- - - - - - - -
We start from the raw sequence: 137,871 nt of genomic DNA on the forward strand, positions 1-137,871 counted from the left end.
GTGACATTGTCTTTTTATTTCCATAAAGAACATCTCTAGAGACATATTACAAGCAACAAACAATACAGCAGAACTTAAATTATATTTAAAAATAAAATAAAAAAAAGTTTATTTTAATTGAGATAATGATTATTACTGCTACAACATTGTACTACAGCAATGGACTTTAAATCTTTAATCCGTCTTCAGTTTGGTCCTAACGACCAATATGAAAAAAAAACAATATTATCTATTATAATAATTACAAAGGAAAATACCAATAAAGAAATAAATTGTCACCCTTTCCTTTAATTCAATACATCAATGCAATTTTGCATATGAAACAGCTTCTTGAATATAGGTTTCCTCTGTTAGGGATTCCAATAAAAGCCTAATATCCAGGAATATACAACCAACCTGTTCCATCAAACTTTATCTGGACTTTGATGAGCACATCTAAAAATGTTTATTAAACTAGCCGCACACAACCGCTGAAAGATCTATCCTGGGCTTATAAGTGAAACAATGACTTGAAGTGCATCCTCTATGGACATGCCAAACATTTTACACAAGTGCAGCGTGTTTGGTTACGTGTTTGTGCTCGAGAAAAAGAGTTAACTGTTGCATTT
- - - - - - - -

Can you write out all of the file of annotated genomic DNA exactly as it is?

We start from the raw sequence: 137,871 nt of genomic DNA on the forward strand, positions 1-137,871 counted from the left end.
GTGACATTGTCTTTTTATTTCCATAAAGAACATCTCTAGAGACATATTACAAGCAACAAACAATACAGCAGAACTTAAATTATATTTAAAAATAAAATAAAAAAAAGTTTATTTTAATTGAGATAATGATTATTACTGCTACAACATTGTACTACAGCAATGGACTTTAAATCTTTAATCCGTCTTCAGTTTGGTCCTAACGACCAATATGAAAAAAAAACAATATTATCTATTATAATAATTACAAAGGAAAATACCAATAAAGAAATAAATTGTCACCCTTTCCTTTAATTCAATACATCAATGCAATTTTGCATATGAAACAGCTTCTTGAATATAGGTTTCCTCTGTTAGGGATTCCAATAAAAGCCTAATATCCAGGAATATACAACCAACCTGTTCCATCAAACTTTATCTGGACTTTGATGAGCACATCTAAAAATGTTTATTAAACTAGCCGCACACAACCGCTGAAAGATCTATCCTGGGCTTATAAGTGAAACAATGACTTGAAGTGCATCCTCTATGGACATGCCAAACATTTTACACAAGTGCAGCGTGTTTGGTTACGTGTTTGTGCTCGAGAAAAAGAGTTAACTGTTGCATTT